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Cautionary Tale for Those Who Make a Killing

Badges: Lack of supply creates great demand at Augusta, but it drove one broker to suicide.


It was a Thursday afternoon last April and Tiger Woods was finishing a round of 70 on his way to just doing it at the Masters. Along Washington Road, which runs in front of Augusta National Golf Club, a sleepy Georgia town was responding by doing a remarkable imitation of the New York Stock Exchange.

The price of a $100 badge that would allow a spectator to rub elbows with 35,000 or so of the rich and famous spiked after starting the day at something over $4,000.

"I know that one person paid $10,500 for one," said Jeff Weber, marketing director for SGH Golf, a Cincinnati firm specializing in tour packages, including some to the Masters.

Before Woods shot his second-round 69, Allen Caldwell III had sized up his financial situation, figured a bottom line of personal disaster and humiliation and shot himself in the head with a 12-gauge shotgun in nearby Martinez, Ga.

Before Woods finished his final-round 69 that completed a 12-shot victory, Caldwell was buried, but his legacy lives.

"They are about $4,000 per badge," said Weber, who is booking 300 people into Augusta this week on tours that start at $5,200 and go to $6,800, including accommodations and tickets--some shared, with a holder playing golf in the morning and going to Augusta National in the afternoon, having exchanged badges with another holder who is heading for a tee time after being inspired by a morning Masters round.

Golf World has reported the going street price for this year's tournament has dropped to $2,000 in recent days.

"It's much easier this year," Weber said. "For one thing, it's Easter weekend and I think that has some effect. And I think the big thing is that people got scared last year. I knew Allen. I think that he has had some effect on it."

Caldwell owned a few small Augusta businesses and became a mogul once a year, at Masters time, when he was able to get tickets and help arrange transportation, housing and food for tour purveyors. He also was a partner in the Clubhouse, a restaurant across Washington Road from Augusta National.

Its location made it a convenient watering hole for the executives who flock to Augusta in April, particularly those who bought tours from World Golf Hospitality of Atlanta.

World was Caldwell's partner in the Clubhouse, with Caldwell providing the one essential to complete the package: 120 badges at $2,000 each, according to Golf Digest.

Caldwell also had agreed to provide 40 for a Columbus, Ohio, broker and his sources, many of whom had been doing business with him for years, were drying up. Some were reneging. He was 20 short by one account, and anger abounded. Some executives went home, without tickets. Lawsuits were threatened.

"I heard he was actually about 400 short," Weber said.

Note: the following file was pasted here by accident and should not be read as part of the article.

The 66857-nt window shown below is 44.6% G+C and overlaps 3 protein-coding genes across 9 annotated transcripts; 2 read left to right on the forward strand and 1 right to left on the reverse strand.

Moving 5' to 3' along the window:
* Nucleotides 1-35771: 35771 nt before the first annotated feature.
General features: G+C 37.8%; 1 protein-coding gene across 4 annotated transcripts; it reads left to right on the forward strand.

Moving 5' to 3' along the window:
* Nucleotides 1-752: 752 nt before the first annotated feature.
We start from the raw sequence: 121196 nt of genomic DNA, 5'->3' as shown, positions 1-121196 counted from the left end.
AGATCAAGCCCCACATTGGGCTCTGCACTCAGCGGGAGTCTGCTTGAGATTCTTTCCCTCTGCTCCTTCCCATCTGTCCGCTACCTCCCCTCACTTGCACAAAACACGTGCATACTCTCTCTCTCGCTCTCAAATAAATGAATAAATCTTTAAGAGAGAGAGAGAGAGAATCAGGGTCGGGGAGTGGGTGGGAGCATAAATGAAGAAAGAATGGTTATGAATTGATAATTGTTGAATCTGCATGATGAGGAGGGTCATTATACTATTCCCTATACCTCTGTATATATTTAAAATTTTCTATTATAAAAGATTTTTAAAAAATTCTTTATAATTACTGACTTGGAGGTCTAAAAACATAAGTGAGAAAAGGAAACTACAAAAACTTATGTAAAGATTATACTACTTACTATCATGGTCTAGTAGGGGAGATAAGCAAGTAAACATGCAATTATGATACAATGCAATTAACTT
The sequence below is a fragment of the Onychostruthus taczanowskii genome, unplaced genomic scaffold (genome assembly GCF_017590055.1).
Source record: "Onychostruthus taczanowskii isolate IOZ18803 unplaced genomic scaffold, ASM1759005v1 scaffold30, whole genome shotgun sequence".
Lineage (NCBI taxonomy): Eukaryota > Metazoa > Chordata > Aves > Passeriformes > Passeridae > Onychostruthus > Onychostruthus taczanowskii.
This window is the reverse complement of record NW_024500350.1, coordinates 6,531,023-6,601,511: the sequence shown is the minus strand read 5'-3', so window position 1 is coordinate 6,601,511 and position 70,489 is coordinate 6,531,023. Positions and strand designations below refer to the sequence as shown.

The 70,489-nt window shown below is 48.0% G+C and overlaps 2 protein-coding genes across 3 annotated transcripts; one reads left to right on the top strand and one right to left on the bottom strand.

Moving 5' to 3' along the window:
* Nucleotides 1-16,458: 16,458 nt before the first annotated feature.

Whatever, it was enough for Caldwell to take his life and for people to take a harder look at the toughest ticket in sports.

"I'm scared to do an interview," said one patron, who has two tickets and has been going to the tournament for 33 years. "They're liable to jerk my tickets.

"They can make all kinds of problems. [The officials at Augusta National] are funny folks. They're nice people, but you never know, and I wouldn't do anything in the world that would jeopardize my tickets."

He has heard that Augusta National--which has an official line of "We are not the ticket Gestapo," according to a tournament spokesman--has employed undercover agents to try to buy tickets, and he has gotten the letter, which says, in part:

"I acknowledge that Augusta National Inc. is the only entity authorized to sell such tickets, and I agree not to sell or rent such tickets to or through ticket brokers, travel agents, scalpers or others. Additionally, I acknowledge that selling or renting tickets for an amount in excess of face value is prohibited by this agreement, is a violation of law and is subject to prosecution. The name of any patron violating this agreement may be permanently removed from the patron list."

"I wouldn't sell mine," said the patron, who regards the Masters as a holy rite.

But plenty of others would and do. It has reached a point where tickets might be too valuable to hold.

The process begins just after Thanksgiving, when brokers flock to Augusta, money in hand.

"There are about 15 guys, and they've got tickets for every sporting event, the Super Bowl, everything," Weber said.

Many Augustans, some of whom came by their tickets in the early Masters days, when they were so plentiful they were sold in grocery stores, do their Christmas shopping with the $1,500-$2,000 they receive for the $100 badges, Augusta National's admonition and Georgia's anti-scalping law notwithstanding.

And brokers sell to tour agencies, and agencies to well-heeled businessmen who provide them to favored clients. By that time, the sale and profits have gone through three levels, and a year ago an extra level was added on Thursday, the tournament's first day.

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